Teachers of deaf children explain that when a child with a severe hearing impairment closes her eyes, she effectively cuts off all communication from the outside. With a distinct advantage over hearing children who must just pretend they don’t see or hear, she can prevent any new information from penetrating her world. She’s the miniature image of the scribes of today’s Gospel who accused Jesus of wielding diabolical power. They had made their judgment and they would allow nothing — no good works, no life-giving message, no joy —to penetrate their consciousness and modify their opinion. They knew sinful activity when they saw it!
Jesus called that attitude blasphemy against the Holy Spirit. It’s an equal opportunity sin, as attractive to entrenched liberals as to their mirror-image, die-hard conservative brothers and sisters. It’s a form of idolatry through which we divinize our own opinion or dogma, refusing to allow God or anyone to break through to broaden our vision.
Jesus calls this unforgiveable because people who willingly imprison themselves in an ideology wall themselves off from grace and initiate their own rigor mortis. It’s a vicious cycle malady, self-reinforcing because they interpret any question that could give them a key to freedom as a temptation to be rigidly avoided. Jesus’ condemnation of that sort of attitude was the harshest critique he spoke in the Gospels. He directed it at people who had so entrapped themselves that they would only go from bad to worse, eventually plotting his crucifixion.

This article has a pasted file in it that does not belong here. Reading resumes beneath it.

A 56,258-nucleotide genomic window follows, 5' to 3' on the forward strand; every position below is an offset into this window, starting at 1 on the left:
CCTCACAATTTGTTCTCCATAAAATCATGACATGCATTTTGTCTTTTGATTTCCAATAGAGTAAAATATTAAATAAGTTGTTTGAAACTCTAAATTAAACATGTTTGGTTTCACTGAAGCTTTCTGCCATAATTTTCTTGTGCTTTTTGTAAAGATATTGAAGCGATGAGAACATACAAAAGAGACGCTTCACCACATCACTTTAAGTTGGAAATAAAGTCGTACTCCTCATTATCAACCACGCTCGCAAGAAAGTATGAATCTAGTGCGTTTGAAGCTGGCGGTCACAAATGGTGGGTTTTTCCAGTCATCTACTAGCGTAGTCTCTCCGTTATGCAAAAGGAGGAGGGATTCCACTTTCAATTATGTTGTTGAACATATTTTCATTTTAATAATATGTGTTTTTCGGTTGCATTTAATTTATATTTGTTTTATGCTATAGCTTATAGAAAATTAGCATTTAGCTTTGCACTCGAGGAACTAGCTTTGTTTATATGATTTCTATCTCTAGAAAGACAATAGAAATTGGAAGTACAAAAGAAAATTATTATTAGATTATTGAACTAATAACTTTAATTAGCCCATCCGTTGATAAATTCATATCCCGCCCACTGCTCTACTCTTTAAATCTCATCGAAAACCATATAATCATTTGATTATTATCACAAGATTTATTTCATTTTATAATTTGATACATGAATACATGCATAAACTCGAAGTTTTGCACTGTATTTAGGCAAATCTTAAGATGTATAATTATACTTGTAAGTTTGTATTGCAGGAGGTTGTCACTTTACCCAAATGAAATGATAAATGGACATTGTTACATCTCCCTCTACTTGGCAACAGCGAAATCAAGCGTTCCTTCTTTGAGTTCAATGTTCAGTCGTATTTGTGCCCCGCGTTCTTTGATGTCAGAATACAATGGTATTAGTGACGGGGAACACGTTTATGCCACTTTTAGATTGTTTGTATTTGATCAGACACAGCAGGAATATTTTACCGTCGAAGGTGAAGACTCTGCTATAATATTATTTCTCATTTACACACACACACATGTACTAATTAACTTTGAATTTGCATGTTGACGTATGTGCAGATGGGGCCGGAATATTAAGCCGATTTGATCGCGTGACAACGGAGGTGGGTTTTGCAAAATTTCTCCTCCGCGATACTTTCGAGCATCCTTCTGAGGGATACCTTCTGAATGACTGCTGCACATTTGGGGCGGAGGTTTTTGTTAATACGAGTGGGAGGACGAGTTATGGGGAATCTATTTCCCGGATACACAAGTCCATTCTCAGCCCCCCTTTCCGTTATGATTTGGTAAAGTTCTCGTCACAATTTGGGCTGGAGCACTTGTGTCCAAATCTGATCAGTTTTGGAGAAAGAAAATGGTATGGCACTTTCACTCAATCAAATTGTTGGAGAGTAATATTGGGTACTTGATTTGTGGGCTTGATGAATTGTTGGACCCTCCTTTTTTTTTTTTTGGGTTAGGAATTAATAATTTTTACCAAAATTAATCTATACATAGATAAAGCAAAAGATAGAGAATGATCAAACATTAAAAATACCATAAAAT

The scribes who blasphemed against the Holy Spirit were the extremists in today’s Gospel. The other group whose misjudgment we hear about, a group which may have caused Jesus at least as much sorrow, was his family. It’s hard to imagine what they were going through. Jesus, the son and brother who had apparently seemed like an average son of Joe had suddenly become a controversial public figure and was angering the big and small-time authorities. They must have had some sort of family meeting that resulted in the troupe of relatives who set off to find him and bring him home to his senses.